BIM & Safety
Let’s talk safety. There have been some recent postings about how BIM can be used to create a safer job site through better planning, hazard communication, and visualization. We’re not afraid of tough math, but we wanted to point out some fairly simple math that shows the direct benefit of BIM on safety.
BIM is a tool that can be used in many ways, but above all else, the greatest benefit is improved field productivity. This can be through better detail planning, more pre-fabrication, stronger communication around scheduling, or any number of other factors that result in better field execution and performance.
With safety, BIM can certainly be used to look at fall hazards, adjacency of activities that may cause a dangerous situation, or areas of hazardous material storage. But it takes effort to do this type of analysis. In addition, all good project managers, field superintendents, and any other properly trained field personnel are continuously on the lookout for hazards, problems, or safety issues. Proper safety training creates a higher level of vigilance, because attention and correction are the first steps in diverting a chain of safety failures that results in harm. This type of vigilance by all of the personnel on a job site is far more valuable than using BIM to look at safety hazards.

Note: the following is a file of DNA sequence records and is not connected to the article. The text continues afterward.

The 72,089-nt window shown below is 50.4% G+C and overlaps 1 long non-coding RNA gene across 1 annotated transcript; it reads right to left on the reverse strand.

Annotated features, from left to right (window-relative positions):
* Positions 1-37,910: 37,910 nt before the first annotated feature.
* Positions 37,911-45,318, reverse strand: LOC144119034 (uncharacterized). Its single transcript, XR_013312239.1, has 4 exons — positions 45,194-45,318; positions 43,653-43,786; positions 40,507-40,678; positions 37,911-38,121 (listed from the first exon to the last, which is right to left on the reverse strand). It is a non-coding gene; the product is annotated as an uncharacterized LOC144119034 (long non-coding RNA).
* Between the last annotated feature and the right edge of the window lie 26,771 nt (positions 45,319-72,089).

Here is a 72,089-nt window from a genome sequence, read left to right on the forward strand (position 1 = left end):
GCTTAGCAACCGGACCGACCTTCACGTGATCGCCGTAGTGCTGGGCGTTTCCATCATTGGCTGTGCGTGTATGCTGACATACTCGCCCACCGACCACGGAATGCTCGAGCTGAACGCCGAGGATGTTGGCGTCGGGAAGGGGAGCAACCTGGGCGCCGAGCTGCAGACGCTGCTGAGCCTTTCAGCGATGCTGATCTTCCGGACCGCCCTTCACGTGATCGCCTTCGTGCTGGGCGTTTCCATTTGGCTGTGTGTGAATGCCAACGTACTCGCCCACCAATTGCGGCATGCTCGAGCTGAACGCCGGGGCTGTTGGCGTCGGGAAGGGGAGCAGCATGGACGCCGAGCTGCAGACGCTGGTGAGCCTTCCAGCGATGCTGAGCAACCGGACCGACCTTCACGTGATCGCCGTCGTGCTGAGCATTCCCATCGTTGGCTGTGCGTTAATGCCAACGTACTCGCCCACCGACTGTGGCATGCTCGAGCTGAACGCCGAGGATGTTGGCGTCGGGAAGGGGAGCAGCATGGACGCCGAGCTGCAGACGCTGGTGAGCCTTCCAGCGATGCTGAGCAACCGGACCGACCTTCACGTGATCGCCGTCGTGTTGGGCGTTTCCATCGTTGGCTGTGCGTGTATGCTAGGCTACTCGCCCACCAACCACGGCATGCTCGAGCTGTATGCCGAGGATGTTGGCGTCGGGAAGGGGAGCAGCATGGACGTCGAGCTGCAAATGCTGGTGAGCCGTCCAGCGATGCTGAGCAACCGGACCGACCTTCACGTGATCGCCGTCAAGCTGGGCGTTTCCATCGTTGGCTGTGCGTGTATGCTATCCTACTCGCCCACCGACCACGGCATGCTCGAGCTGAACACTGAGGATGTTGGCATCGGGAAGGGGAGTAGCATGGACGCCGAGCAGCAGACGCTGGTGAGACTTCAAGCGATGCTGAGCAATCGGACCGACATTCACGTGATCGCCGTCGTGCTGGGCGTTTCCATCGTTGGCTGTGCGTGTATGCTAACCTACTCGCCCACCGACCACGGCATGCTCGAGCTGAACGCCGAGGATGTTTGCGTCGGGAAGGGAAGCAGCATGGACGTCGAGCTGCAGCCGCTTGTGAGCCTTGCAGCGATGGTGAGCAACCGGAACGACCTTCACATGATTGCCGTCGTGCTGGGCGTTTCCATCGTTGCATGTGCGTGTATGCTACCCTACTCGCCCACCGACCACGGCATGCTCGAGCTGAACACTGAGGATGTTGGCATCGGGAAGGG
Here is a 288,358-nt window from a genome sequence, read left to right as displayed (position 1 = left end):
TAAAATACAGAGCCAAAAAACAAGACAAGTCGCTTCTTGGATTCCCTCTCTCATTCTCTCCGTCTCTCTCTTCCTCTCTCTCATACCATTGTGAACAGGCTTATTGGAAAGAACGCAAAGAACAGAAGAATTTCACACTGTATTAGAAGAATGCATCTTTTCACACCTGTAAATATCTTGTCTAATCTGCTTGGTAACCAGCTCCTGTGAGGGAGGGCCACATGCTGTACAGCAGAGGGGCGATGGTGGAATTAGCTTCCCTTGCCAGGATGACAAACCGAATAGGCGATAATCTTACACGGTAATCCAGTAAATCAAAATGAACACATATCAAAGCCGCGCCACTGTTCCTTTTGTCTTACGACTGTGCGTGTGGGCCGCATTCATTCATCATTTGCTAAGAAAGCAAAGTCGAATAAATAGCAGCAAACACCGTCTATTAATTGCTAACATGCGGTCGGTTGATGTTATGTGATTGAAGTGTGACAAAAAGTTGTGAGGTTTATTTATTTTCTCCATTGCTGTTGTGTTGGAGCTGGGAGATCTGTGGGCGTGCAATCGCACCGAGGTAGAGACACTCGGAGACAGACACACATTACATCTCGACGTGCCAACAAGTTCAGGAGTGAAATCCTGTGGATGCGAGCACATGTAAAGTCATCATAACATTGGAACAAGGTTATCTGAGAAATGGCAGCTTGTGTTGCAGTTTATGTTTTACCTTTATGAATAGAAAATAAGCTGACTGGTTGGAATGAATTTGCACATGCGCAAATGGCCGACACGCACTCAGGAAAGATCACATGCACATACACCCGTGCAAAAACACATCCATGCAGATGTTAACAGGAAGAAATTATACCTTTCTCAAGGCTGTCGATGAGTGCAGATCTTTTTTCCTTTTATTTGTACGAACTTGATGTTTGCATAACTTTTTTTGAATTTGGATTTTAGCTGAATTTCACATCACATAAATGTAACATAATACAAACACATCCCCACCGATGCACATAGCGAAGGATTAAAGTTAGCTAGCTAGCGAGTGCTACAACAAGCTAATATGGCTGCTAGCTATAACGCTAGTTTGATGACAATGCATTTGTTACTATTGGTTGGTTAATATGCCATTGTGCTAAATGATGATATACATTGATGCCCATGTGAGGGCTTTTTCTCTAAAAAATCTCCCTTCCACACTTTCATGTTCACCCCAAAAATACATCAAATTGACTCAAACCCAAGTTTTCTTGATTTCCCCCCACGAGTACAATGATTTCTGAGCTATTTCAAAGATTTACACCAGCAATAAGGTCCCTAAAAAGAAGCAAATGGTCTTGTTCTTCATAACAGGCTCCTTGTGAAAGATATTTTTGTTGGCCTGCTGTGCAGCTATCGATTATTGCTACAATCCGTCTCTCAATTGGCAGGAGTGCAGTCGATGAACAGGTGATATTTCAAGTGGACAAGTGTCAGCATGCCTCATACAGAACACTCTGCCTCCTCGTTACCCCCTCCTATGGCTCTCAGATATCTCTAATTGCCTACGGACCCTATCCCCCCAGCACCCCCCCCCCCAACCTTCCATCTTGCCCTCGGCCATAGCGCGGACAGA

It has been confirmed that BIM has a tangible benefit to field productivity, which means that work on the job site gets done in fewer hours on projects that use BIM. Whatever the percentage, the result is a safer job site because fewer job site hours mean fewer opportunities for a chain of events to occur that results in someone getting injured.
It’s as simple as that. So what does this all mean?
The link between BIM and safety that’s created by better productivity needs to be talked about more often. While numbers of RFIs, change order percentages, and other metrics are simple to track to justify BIM, the direct link of BIM and safety is easy to overlook and far more important. We all want everyone to go home in one piece at the end of the day.
Originally published at www.buildingsp.com.